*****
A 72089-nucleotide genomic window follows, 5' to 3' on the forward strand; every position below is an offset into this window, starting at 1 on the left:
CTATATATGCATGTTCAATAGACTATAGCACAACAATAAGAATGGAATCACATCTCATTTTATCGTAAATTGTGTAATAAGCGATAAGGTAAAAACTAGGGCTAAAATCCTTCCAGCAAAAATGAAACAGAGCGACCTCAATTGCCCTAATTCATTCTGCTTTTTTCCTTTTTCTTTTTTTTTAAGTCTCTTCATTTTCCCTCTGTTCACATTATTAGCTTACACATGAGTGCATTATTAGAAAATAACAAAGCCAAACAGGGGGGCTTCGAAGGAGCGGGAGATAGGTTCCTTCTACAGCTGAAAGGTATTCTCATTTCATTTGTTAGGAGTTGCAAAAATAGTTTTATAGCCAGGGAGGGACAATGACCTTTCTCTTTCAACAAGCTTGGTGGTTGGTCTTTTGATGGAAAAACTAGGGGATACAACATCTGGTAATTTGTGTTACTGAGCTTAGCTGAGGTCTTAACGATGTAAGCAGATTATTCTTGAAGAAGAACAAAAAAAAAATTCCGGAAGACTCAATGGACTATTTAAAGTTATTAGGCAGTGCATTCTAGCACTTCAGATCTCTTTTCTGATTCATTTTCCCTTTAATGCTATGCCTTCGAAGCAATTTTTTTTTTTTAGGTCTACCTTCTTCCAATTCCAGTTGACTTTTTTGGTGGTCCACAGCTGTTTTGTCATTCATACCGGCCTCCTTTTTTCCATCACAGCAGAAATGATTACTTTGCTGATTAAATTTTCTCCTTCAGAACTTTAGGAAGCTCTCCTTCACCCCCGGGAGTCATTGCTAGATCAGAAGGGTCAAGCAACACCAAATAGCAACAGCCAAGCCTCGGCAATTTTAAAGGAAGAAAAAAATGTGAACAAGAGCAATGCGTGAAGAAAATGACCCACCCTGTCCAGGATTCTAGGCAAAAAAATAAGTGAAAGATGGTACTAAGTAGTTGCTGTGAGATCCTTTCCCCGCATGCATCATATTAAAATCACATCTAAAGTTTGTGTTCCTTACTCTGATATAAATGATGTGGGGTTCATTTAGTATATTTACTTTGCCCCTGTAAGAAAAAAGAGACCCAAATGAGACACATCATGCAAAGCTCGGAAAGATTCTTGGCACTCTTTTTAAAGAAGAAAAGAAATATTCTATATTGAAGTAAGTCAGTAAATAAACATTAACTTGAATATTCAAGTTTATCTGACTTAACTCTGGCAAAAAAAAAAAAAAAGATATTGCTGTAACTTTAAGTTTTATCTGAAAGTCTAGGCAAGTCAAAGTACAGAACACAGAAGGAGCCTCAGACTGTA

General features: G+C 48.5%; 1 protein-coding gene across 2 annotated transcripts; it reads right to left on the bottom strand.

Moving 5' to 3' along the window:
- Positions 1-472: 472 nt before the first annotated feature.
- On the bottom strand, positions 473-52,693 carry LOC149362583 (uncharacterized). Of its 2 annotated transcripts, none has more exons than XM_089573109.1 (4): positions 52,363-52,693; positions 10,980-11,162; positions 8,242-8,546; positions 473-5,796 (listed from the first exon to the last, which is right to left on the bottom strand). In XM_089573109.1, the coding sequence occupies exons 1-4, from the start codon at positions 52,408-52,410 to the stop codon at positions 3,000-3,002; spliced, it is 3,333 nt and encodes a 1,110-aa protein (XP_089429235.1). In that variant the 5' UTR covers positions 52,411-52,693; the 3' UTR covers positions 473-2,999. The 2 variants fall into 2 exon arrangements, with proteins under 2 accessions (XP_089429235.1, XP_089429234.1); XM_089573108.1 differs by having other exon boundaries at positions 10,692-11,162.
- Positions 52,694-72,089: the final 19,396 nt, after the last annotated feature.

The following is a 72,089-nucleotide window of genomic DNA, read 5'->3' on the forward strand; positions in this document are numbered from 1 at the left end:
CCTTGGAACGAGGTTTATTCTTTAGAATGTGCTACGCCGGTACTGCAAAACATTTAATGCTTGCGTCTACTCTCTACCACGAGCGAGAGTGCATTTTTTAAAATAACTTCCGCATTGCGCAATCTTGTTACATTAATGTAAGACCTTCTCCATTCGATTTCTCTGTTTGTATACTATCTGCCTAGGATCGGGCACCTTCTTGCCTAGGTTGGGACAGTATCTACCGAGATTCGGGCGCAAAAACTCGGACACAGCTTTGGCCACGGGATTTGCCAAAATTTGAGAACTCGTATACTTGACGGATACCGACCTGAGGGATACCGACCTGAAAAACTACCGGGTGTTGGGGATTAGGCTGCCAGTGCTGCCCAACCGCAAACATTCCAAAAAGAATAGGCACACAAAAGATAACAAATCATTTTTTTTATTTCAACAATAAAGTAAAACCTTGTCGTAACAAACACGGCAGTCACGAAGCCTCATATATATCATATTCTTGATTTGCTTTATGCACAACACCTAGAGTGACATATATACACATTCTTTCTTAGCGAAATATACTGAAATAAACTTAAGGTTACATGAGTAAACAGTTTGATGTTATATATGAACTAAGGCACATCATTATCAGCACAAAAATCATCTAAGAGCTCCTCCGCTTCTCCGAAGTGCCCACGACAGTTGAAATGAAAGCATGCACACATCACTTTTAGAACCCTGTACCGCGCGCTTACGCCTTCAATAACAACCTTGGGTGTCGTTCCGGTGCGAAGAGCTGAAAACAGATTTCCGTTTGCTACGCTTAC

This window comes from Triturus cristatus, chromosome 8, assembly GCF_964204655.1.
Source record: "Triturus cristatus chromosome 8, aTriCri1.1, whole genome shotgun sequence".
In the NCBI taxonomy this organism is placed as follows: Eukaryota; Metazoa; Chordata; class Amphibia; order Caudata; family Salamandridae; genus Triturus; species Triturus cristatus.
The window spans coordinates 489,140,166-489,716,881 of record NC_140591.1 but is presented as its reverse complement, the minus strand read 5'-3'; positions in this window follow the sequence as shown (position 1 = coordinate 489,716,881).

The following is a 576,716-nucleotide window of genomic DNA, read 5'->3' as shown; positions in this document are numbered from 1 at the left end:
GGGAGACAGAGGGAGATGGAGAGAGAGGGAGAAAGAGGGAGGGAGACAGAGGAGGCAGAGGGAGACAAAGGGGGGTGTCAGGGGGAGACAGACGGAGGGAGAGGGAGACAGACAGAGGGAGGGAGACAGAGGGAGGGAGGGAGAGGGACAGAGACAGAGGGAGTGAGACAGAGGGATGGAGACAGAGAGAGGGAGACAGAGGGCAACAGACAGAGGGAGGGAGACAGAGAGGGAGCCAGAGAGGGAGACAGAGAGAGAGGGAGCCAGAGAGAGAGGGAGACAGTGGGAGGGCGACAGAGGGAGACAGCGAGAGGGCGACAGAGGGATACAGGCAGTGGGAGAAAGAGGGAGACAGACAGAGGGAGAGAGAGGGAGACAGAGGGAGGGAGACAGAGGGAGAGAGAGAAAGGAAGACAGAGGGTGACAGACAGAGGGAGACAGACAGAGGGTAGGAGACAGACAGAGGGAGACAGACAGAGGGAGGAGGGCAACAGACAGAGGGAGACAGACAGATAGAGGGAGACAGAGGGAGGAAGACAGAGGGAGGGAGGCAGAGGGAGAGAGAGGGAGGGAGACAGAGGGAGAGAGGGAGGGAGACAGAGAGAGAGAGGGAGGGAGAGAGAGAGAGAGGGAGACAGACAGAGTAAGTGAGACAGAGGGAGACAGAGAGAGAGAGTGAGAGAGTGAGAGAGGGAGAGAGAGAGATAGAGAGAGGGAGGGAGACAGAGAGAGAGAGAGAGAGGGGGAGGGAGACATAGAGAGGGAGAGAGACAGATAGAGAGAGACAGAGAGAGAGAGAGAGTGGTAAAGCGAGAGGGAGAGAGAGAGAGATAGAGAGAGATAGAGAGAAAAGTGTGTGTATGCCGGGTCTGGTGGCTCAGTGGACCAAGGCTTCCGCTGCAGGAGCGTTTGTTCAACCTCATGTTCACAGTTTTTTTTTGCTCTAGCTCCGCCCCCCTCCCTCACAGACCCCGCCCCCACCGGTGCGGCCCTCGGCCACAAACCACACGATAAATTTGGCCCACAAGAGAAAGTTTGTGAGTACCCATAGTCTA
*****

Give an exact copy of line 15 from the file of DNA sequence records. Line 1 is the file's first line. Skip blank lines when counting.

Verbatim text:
GGGAGACAGAGGGAGATGGAGAGAGAGGGAGAAAGAGGGAGGGAGACAGAGGAGGCAGAGGGAGACAAAGGGGGGTGTCAGGGGGAGACAGACGGAGGGAGAGGGAGACAGACAGAGGGAGGGAGACAGAGGGAGGGAGGGAGAGGGACAGAGACAGAGGGAGTGAGACAGAGGGATGGAGACAGAGAGAGGGAGACAGAGGGCAACAGACAGAGGGAGGGAGACAGAGAGGGAGCCAGAGAGGGAGACAGAGAGAGAGGGAGCCAGAGAGAGAGGGAGACAGTGGGAGGGCGACAGAGGGAGACAGCGAGAGGGCGACAGAGGGATACAGGCAGTGGGAGAAAGAGGGAGACAGACAGAGGGAGAGAGAGGGAGACAGAGGGAGGGAGACAGAGGGAGAGAGAGAAAGGAAGACAGAGGGTGACAGACAGAGGGAGACAGACAGAGGGTAGGAGACAGACAGAGGGAGACAGACAGAGGGAGGAGGGCAACAGACAGAGGGAGACAGACAGATAGAGGGAGACAGAGGGAGGAAGACAGAGGGAGGGAGGCAGAGGGAGAGAGAGGGAGGGAGACAGAGGGAGAGAGGGAGGGAGACAGAGAGAGAGAGGGAGGGAGAGAGAGAGAGAGGGAGACAGACAGAGTAAGTGAGACAGAGGGAGACAGAGAGAGAGAGTGAGAGAGTGAGAGAGGGAGAGAGAGAGATAGAGAGAGGGAGGGAGACAGAGAGAGAGAGAGAGAGGGGGAGGGAGACATAGAGAGGGAGAGAGACAGATAGAGAGAGACAGAGAGAGAGAGAGAGTGGTAAAGCGAGAGGGAGAGAGAGAGAGATAGAGAGAGATAGAGAGAAAAGTGTGTGTATGCCGGGTCTGGTGGCTCAGTGGACCAAGGCTTCCGCTGCAGGAGCGTTTGTTCAACCTCATGTTCACAGTTTTTTTTTGCTCTAGCTCCGCCCCCCTCCCTCACAGACCCCGCCCCCACCGGTGCGGCCCTCGGCCACAAACCACACGATAAATTTGGCCCACAAGAGAAAGTTTGTGAGTACCCATAGTCTA